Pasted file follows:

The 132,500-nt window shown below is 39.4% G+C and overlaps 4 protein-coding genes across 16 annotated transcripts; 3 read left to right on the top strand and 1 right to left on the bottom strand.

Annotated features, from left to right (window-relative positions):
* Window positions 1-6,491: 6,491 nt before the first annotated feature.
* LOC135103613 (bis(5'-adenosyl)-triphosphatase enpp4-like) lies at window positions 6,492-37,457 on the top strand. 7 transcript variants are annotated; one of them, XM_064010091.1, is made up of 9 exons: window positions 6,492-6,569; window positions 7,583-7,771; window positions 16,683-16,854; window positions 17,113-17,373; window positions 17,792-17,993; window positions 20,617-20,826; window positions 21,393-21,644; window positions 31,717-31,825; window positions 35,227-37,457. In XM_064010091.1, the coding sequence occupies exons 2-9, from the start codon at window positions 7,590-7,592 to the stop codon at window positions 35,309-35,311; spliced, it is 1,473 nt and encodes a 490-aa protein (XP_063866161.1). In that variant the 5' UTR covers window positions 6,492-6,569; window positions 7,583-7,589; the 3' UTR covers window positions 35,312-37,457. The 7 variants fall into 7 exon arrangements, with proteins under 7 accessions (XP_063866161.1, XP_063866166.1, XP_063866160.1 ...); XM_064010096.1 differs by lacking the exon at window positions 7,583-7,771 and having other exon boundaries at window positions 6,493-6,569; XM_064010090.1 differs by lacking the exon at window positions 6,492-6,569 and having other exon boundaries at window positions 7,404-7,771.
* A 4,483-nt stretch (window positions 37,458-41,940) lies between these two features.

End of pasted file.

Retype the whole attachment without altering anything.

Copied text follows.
The 132,500-nt window shown below is 39.4% G+C and overlaps 4 protein-coding genes across 16 annotated transcripts; 3 read left to right on the top strand and 1 right to left on the bottom strand.

Annotated features, from left to right (window-relative positions):
* Window positions 1-6,491: 6,491 nt before the first annotated feature.
* LOC135103613 (bis(5'-adenosyl)-triphosphatase enpp4-like) lies at window positions 6,492-37,457 on the top strand. 7 transcript variants are annotated; one of them, XM_064010091.1, is made up of 9 exons: window positions 6,492-6,569; window positions 7,583-7,771; window positions 16,683-16,854; window positions 17,113-17,373; window positions 17,792-17,993; window positions 20,617-20,826; window positions 21,393-21,644; window positions 31,717-31,825; window positions 35,227-37,457. In XM_064010091.1, the coding sequence occupies exons 2-9, from the start codon at window positions 7,590-7,592 to the stop codon at window positions 35,309-35,311; spliced, it is 1,473 nt and encodes a 490-aa protein (XP_063866161.1). In that variant the 5' UTR covers window positions 6,492-6,569; window positions 7,583-7,589; the 3' UTR covers window positions 35,312-37,457. The 7 variants fall into 7 exon arrangements, with proteins under 7 accessions (XP_063866161.1, XP_063866166.1, XP_063866160.1 ...); XM_064010096.1 differs by lacking the exon at window positions 7,583-7,771 and having other exon boundaries at window positions 6,493-6,569; XM_064010090.1 differs by lacking the exon at window positions 6,492-6,569 and having other exon boundaries at window positions 7,404-7,771.
* A 4,483-nt stretch (window positions 37,458-41,940) lies between these two features.